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11 March, 2024

Benefits of Using Anki

The INBDE is a standardized exam to obtain licensure and practice dentistry in the US. In this article, we will discuss the benefits of Anki and how it can be used to ace the exam.
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Booster Prep

Active recall and spaced repetition are evidence-based learning concepts that can be implemented through the software Anki in order to help students learn more efficiently and boost their test day retention. Most students study passively by probably rereading notes and combing through study guides. They trick themselves into thinking they know the material and expect to retain vital information simply by exposure. The problem with this form of passive studying is that you are not interacting with the information, and you are not maximizing your retention as you are not building important neural connections.  This article will explore how to study for the INBDE using Anki as one of your study strategies. We will go over how spaced repetition, active recall, and the design of the Anki software can be instrumental in efficiently boosting your retention.

🧠 Active Recall

Active recall is the process of retrieving information when presented with a question or problem. In other words, it’s testing yourself in order to identify what you know and what you don’t know.

Fundamental to this process is the ability to break material down into its fundamental components and formulate questions based on these bite-size pieces. This is referred to as the atomization of knowledge.

Regularly quizzing yourself and putting your knowledge to the test is the only way to make sure that you are, in fact, retaining that information. Flashcards are the most commonly used tool to implement active recall.

The drawback to flashcards is knowing when to review them. It turns out that there is a science-based solution to this—spaced repetition.

🔁 Spaced Repetition

Spaced repetition is the method of implementing active recall at increasing intervals by determining the optimal time between reviews.

Hermann Ebbinghaus, who first described spaced repetition, found that there was an exponential loss of retention as time passed. However, every time information is reviewed the brain consolidates it and the rate of memory loss decreases. This means we can project approximately when you should review a specific question. By quizzing yourself right as you’re about to forget something you’ll remember it better and for longer.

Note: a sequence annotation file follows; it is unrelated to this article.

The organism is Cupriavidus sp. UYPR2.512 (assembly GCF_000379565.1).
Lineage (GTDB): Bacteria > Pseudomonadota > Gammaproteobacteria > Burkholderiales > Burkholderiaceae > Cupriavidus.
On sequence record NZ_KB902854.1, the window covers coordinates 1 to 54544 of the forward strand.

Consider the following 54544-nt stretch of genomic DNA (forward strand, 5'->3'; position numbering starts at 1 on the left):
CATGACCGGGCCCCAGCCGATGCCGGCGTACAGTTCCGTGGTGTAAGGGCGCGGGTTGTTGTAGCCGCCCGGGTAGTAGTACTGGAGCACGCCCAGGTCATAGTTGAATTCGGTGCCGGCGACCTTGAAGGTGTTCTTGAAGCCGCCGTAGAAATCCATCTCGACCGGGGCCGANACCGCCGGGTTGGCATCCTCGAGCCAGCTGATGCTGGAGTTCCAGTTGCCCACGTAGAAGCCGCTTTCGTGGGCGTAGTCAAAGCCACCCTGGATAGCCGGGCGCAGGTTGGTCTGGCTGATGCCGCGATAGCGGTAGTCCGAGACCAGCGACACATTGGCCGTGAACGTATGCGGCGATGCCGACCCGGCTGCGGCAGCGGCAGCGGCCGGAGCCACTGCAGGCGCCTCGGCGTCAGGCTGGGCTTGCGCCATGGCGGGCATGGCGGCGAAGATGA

Doing this process by hand for all your classes would be a gargantuan task. Luckily, softwares exist to streamline this process and keep track of everything for us. The most popular software is called Anki.

The first curve on the graphic above is your retention when you only review the material once. However, if you test yourself more frequently, you’ll notice that the curve flattens out and your retention decreases less quickly. Spaced repetition is all about testing yourself at about the time you’re going to forget the information to keep you on your toes and keep the information fresh.

📚 Anki's Design

Anki is a free open-source software that allows you to implement spaced repetition by creating and sharing flashcards. The software is hyper-customizable, simple to set up, and makes learning straightforward.

The first step is to familiarize yourself with the information you want to learn and identify the key concepts and most basic facts to memorize. If you’re lucky, someone has sent you a deck of high-quality cards. If not, then you have to make them yourself.

Once you’ve got your cards, it’s time to put active recall to work. When you answer a card you will be prompted to select: “again, hard, good, or easy.” The card interval (when you see the card next) will be adjusted based on your selection. To simplify the process I only ever use “good” (if I get it right) or “again” (if I get it wrong).

Each day, Anki will automatically present you with the cards that are due to be reviewed that day. If you answer correctly, the next interval between reviews will be longer. If you get a card wrong the process starts over and the card will be presented to you as new. The beauty of this method is that you end up only reviewing and relearning the cards that you need to review.

Anki allows for high-speed, low-drag studying and has become a powerhouse tool for medical students reviewing for their boards. Anki makes it easy to stay on top of all your material by simply reviewing the cards Anki feeds you everyday.

👉 Conclusion

While it sounds too good to be true, it’s not, but it does require some rigor. You must review all your “due” cards for the day. If you don’t, the number of cards will accumulate and you won’t remember the information as well.

Don’t be scared off, though; Anki easily becomes part of your daily routine, and reviewing goes by quickly. You’ll cover so much more ground than traditional studying that you’ll wonder why it took you so long to start.

You now understand how the design of Anki implements active recall and spaced repetition concepts in order to improve retention and give you the knowledge and confidence you need to ace your exam!